• Pantser pros: People taking this route never limit themselves or their creativity. Some of the most brilliant twists and turns, as well as more profound character development, come from the spontaneity of this style. The “Yaaaaaaas! That’s it!” when a scene just falls right into place is a natural high! Pure magic. Often an author has nothing but an image or single thought that somehow grows into an entire novel! Just because we can only see as far as our headlights allow doesn’t mean we can’t drive in the dark.
  • Pantser cons: Placing your little fingers on that MAC keyboard and hoping something decent comes out… Every. Single. Time. It can be terrifying. The likelihood of experiencing ‘block’ is also higher. These authors can also blab on for hundreds of thousands of words without an actual story. At times, without a plan, a writer finds themselves at a dead-end and can’t finish the story. There’s a greater likelihood that more revisions and rewrites will be needed after the first draft.

So how to choose? Maybe you can’t, and you’re like me. For years, I explicitly taught outlining, so in my mind, that was what I should do to write a book. But we all know how well that didn’t turn out for me… I’m a forced pantser. But, I embraced it — leaned in. Hard. I’ve read book after book on writing, writer’s block, and the creative process. Regardless of which side you’re on, I’m here to tell one truth:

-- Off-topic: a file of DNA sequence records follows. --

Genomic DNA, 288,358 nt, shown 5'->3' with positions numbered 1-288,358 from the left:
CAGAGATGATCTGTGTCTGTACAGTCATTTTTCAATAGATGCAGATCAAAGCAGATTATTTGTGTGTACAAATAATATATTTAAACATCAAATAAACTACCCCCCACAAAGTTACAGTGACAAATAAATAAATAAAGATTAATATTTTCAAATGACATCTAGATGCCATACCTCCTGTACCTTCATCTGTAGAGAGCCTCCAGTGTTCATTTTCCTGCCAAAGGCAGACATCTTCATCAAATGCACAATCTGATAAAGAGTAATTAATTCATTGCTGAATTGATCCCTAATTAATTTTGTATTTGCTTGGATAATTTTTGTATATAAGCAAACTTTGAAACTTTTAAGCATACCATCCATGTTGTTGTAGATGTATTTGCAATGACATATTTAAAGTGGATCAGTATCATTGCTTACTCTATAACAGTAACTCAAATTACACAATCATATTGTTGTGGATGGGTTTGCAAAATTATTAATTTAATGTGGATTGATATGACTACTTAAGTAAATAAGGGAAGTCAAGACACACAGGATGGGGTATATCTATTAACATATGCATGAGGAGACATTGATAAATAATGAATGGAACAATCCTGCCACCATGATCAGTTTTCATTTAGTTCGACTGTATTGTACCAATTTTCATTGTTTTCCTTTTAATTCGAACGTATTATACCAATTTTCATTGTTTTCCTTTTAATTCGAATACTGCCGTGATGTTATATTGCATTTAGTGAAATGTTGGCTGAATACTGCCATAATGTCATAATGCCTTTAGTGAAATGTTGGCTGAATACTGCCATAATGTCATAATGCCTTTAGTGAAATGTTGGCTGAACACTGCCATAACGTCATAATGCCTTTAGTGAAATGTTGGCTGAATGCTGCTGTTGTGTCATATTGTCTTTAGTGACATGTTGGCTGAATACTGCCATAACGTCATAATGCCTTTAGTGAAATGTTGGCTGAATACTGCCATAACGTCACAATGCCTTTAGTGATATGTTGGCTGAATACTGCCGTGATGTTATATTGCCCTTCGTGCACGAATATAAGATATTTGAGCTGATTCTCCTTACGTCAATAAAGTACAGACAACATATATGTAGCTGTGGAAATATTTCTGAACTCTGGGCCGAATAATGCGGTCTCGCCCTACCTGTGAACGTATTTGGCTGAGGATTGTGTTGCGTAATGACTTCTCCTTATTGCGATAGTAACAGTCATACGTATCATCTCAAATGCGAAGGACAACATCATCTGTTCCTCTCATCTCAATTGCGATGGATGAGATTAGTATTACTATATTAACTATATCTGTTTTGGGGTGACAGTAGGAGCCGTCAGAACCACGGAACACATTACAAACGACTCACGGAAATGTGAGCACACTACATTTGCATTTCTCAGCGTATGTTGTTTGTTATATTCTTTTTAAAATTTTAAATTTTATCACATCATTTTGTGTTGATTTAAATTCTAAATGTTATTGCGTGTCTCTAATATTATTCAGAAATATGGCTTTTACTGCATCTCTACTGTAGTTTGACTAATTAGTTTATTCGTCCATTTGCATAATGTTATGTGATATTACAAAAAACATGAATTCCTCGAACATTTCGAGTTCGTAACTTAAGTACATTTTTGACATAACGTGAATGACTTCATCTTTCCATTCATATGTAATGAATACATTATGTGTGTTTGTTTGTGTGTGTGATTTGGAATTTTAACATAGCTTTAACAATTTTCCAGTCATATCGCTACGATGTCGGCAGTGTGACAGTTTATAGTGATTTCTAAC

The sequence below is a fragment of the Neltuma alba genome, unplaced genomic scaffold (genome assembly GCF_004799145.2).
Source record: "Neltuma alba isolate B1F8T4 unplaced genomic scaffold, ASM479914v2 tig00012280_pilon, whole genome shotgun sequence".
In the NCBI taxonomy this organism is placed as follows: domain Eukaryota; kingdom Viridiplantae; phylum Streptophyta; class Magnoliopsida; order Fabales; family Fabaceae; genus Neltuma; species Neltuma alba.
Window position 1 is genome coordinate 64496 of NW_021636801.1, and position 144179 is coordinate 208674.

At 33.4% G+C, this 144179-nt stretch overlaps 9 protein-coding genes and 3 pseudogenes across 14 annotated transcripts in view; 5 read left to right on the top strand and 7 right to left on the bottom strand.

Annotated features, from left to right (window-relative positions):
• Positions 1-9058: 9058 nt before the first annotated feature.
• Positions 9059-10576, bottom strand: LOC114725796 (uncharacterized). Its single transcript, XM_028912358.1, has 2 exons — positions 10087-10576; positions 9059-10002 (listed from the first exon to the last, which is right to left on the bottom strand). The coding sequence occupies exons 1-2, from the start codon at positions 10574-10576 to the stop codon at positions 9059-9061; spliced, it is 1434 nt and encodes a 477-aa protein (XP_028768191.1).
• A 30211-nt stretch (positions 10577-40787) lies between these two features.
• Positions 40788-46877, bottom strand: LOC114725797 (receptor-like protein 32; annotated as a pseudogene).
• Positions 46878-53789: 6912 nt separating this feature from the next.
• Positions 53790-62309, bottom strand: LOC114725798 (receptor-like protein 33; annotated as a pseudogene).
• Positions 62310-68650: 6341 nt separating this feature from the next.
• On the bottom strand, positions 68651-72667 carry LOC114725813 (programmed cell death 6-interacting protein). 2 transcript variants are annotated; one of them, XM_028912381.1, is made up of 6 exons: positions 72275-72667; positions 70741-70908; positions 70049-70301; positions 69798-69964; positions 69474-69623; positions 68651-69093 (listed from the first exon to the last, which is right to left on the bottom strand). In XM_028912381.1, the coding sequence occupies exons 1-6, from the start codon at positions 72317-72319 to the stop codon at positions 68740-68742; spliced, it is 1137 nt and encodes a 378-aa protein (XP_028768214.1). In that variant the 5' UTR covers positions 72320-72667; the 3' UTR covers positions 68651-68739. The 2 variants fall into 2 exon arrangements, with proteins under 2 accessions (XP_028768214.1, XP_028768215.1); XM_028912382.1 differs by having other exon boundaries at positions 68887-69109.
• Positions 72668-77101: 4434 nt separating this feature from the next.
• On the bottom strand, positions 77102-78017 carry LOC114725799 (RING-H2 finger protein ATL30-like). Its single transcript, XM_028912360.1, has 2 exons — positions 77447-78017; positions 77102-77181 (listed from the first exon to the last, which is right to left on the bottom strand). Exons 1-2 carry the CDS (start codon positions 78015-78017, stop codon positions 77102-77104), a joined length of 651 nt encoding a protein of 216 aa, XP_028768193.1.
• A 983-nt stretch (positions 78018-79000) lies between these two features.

There’s no right way to write.

I’ll repeat that — there simply is NO right way. How could there be when no two people are precisely alike? And no two pieces of writing are alike, for that matter. A wise author opens their mind to the possibility that they might plot or pants depending on the project. Or even better, some combination. Regardless of what you think you are, I encourage you to step out of your comfort zone. Don’t be so stubborn-assed that you can’t see the other’s benefits.

And let’s please stop telling one another that it should be done a certain way. Ridiculous. While we’re at it, let’s also quit telling other parents that there’s some right way… Work full-time, part-time, or stay at home, etc… You do what works for your family. There will never be some magic formula in life that works for everyone, so instead, let’s just encourage each other to do our best.

I’ve said it before, and I’ll say it again — anything worth doing is worth doing well. Research, read, and give yourself the grace to figure out what works well. Be open that what worked one day might not the next. If you tried plotting or pantsing and it resulted in an unfinished manuscript, try the other! Maybe, just maybe, you’ll surprise yourself. Perhaps your version of creativity is a little more or less organized than you believed.

But no matter what, just keep writing. Just keep creating. Don’t let the blank page get you; just put any two socks on you want and get out there!


Despite being tone-deaf, music is a huge part of my daily life. I’m including just a few of my current jams… These are songs that I LIKE. Something about the beat, rhythm, or melody just makes me play it on repeat over and OVER, louder and LOUDER. I’m not making any type of statement by choosing these; in fact, I didn’t really choose them—they just grabbed me. They make me MOVE, connect with my creativity, or just make me sing at the top of my off-key lungs!! And I’m sharing them with you for no other purpose than that—sharing a piece of myself. Enjoy 🙂

•Elif – OIJ Remix by Amy Root, OIJ
•The Last Goodbye by ODESZA, Bettye LaVette
•Flowers by Miley Cyrus
•abc (nicer) by GAYLE
•SNAP by Rosa Linn
•The Best by Tina Turner